To make sure, additional test samples were prepared for the glass plates where the dimension L0 between the spacers 3 was 20 mm and 30 mm, respectively. The bending experiment was conducted for each sample.

The case where the glass plate is broken from its edge is evaluated as good (O) since the strength in an area around the outermost row of the spacers 3 is greater than the edge of the glass plate. The case where the glass plate is broken from the area around the outermost row of the spacers 3 is evaluated as poor (X) since the strength in the area around the outermost row of the spacers 3 is less than the edge of the glass plate. The experiments have been conducted three times for each sample. The glass plate broken from the area around the outermost row of the spacer 3 even once is evaluated as poor (X).

FIG. 6 shows test results, from which it is confirmed that the strength around the outermost row of the spacers 3 is hardly related with the dimension L0 between the spacers 3, but relies on the dimension L1 only.

Also, it is confirmed that in any of the four types of glass plates 3 mm through 6 mm thick, the stress concentrating around the outermost row of the spacers 3 may be kept to a predetermined value or less by setting the dimension L1 not to exceed a dimension corresponding to the thickness t of the glass plates multiplied by a coefficient of 5.8. When the thickness t is different between the glass plates 1 and 2, the dimension L1 should be determined based on the thickness of the thinner plate to be on the safe side, thereby to suppress the stress concentration around the outermost row of the spacers 3 to the predetermined value or less.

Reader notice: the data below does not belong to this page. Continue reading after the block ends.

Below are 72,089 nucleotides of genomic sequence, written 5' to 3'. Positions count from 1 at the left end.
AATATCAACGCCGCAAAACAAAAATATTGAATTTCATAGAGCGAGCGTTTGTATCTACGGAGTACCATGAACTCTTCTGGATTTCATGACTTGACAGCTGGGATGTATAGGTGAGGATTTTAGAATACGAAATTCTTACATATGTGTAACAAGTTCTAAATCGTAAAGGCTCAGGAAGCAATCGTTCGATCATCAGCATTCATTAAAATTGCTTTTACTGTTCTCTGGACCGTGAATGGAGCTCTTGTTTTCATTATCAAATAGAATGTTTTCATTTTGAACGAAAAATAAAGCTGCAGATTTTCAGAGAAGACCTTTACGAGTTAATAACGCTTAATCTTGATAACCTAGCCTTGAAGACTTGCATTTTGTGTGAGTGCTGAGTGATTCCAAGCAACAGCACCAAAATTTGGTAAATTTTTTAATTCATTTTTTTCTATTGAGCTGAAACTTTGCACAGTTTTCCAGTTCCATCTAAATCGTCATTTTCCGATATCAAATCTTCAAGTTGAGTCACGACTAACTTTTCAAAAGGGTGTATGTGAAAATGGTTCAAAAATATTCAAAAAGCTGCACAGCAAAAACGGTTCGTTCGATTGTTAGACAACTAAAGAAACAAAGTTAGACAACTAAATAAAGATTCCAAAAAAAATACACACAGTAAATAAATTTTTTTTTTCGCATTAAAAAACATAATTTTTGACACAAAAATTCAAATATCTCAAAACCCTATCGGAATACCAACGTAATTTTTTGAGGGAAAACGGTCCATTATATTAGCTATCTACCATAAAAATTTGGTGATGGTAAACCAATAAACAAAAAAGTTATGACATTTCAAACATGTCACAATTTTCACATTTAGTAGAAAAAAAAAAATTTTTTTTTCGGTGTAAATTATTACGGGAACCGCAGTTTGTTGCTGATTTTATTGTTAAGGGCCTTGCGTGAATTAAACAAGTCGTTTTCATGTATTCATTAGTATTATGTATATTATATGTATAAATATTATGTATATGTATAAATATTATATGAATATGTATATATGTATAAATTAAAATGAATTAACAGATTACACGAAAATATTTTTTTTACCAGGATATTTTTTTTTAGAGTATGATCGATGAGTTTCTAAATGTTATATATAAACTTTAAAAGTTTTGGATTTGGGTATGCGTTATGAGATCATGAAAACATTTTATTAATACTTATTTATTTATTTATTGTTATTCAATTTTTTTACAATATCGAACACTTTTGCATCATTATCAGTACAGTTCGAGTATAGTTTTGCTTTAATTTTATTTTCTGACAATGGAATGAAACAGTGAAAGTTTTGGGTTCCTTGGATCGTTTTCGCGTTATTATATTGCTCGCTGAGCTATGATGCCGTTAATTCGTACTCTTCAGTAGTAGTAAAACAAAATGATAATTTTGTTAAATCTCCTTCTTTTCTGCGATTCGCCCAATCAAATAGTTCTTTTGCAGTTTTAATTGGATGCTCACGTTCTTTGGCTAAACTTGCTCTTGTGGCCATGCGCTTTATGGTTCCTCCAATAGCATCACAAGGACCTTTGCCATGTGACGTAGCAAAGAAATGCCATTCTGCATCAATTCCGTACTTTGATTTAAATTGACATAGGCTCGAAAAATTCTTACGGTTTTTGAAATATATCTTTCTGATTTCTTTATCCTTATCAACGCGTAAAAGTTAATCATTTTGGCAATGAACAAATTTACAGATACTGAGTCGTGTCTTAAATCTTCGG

Other Embodiments

(1) In the foregoing embodiment, the vacuum double glazing P is shown as one example of glass panels. Instead, the present invention may be applied to manufacture of a plasma display panel or the like in which the void V defined between the glass plates 1 and 2 is filled with gas. In such a case, the void V is filled with a predetermined gas after the baking process is executed.